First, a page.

Part III - Res judicata Bars Respondents from Re-litigating Case That Was Dismissed with Prejudice

To continue our blog on the Estate of Redfield (193 Cal. App. 4th 1526 (2011)), Nancy Horan (petitioner and appellant) appealed the trial court's decision to reopen the final judgment of the probate court for the purpose of reconsidering the characterization of the $136,000 that was transferred to Horan approximately a week before Patricia Redfield's (decedent) death, as part of the estate. The California Court of Appeal agreed with Horan stating that a dismissal with prejudice constitutes a final judgment on the merits and therefore prohibits the dismissing party from re-litigating those issues. The Court of Appeal further determined that the doctrine of res judicata applied to resolve the issues that were barred by the dismissal with prejudice.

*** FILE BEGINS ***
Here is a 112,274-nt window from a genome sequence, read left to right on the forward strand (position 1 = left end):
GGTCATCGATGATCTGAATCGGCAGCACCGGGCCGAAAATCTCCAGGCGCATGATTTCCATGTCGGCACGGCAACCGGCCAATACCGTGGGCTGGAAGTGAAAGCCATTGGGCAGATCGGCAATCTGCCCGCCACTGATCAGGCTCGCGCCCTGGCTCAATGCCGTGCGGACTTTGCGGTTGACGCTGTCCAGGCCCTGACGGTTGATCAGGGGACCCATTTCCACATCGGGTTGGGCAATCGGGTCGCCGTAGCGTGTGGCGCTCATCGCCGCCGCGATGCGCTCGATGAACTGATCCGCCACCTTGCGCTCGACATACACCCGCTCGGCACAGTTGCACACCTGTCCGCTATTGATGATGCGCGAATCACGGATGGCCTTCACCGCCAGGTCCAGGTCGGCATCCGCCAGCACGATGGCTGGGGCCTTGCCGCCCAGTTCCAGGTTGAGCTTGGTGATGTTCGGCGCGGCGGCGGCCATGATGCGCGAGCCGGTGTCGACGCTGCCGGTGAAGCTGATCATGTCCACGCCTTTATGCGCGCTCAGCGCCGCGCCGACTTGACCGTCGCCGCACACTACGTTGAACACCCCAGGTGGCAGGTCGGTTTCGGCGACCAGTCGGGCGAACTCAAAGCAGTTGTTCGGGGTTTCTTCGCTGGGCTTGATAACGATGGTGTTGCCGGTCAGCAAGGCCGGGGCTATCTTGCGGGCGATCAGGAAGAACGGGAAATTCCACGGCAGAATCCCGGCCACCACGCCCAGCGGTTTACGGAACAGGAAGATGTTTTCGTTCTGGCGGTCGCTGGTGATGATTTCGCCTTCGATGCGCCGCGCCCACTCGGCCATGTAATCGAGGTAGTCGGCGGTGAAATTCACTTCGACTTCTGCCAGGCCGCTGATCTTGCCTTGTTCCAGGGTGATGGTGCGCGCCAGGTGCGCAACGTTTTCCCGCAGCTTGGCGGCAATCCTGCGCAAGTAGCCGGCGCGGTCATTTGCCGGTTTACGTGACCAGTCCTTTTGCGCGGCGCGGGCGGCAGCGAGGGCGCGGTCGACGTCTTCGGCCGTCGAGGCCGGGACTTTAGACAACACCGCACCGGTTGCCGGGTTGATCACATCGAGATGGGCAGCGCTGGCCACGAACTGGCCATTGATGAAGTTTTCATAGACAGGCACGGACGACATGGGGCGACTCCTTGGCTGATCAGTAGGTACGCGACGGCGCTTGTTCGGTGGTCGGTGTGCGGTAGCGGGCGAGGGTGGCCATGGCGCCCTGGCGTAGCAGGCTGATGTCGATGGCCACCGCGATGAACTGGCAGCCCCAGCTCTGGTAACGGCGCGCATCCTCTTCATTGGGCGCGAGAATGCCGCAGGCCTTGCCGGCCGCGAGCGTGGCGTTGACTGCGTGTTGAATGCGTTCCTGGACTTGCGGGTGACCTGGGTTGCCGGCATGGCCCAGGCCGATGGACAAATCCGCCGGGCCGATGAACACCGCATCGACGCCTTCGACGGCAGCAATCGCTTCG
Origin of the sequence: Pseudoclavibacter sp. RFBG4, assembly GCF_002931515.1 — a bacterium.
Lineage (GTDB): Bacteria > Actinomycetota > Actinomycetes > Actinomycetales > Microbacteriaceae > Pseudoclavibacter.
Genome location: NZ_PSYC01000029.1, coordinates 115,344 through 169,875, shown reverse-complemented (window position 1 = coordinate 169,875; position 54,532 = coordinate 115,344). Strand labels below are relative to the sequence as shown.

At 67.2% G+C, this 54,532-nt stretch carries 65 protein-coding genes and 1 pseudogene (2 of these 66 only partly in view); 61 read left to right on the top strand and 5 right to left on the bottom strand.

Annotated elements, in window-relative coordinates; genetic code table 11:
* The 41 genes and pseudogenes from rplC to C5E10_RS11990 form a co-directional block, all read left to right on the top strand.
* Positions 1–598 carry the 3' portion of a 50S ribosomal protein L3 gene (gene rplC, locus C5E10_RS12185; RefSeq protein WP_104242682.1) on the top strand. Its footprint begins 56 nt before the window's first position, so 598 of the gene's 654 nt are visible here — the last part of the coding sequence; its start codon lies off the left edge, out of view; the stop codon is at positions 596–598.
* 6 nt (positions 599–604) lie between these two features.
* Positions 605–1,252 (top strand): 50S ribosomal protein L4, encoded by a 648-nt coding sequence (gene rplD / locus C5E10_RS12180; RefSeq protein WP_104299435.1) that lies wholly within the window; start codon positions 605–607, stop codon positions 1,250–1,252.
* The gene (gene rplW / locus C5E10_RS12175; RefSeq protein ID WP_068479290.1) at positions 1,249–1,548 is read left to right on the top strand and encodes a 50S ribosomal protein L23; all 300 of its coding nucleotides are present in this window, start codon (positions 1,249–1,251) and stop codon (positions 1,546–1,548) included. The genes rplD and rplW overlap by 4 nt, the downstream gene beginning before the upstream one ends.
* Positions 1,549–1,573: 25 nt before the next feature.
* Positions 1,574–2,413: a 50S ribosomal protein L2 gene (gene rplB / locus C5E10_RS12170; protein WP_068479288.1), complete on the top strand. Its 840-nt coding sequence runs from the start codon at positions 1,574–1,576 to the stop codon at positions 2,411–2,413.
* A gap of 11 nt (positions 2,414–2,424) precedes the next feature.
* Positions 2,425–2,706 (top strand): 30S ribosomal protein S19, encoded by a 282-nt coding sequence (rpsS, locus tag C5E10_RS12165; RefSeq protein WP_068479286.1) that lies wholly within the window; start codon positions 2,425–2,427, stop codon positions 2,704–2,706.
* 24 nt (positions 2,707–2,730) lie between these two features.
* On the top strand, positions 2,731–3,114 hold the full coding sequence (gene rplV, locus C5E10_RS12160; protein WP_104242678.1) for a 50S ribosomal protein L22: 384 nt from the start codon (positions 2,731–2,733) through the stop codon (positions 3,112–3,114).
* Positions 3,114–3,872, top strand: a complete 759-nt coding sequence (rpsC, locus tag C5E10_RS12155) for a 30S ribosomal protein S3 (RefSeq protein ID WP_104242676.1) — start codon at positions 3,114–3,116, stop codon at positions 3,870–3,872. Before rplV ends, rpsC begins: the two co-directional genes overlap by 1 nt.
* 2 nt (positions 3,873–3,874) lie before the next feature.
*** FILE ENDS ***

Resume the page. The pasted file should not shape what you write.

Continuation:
In this case, the doctrine of res judicata applied since 1) there was a final judgment on the merits; 2) the issue decided in the prior adjudication was identical with the one presented in the subsequent litigation and 3) the party against whom the principle is invoked is the same as the party in the prior adjudication. Since res judicata applies, then it bars respondents from re-litigating whether the $136,000 is part of the estate and correspondingly, the trial court had no authority to re-characterize that money. Accordingly, the Court of Appeal reversed the trial court's judgment.

*This blog entry was not written by an Attorney and should not be construed as professional legal advice.

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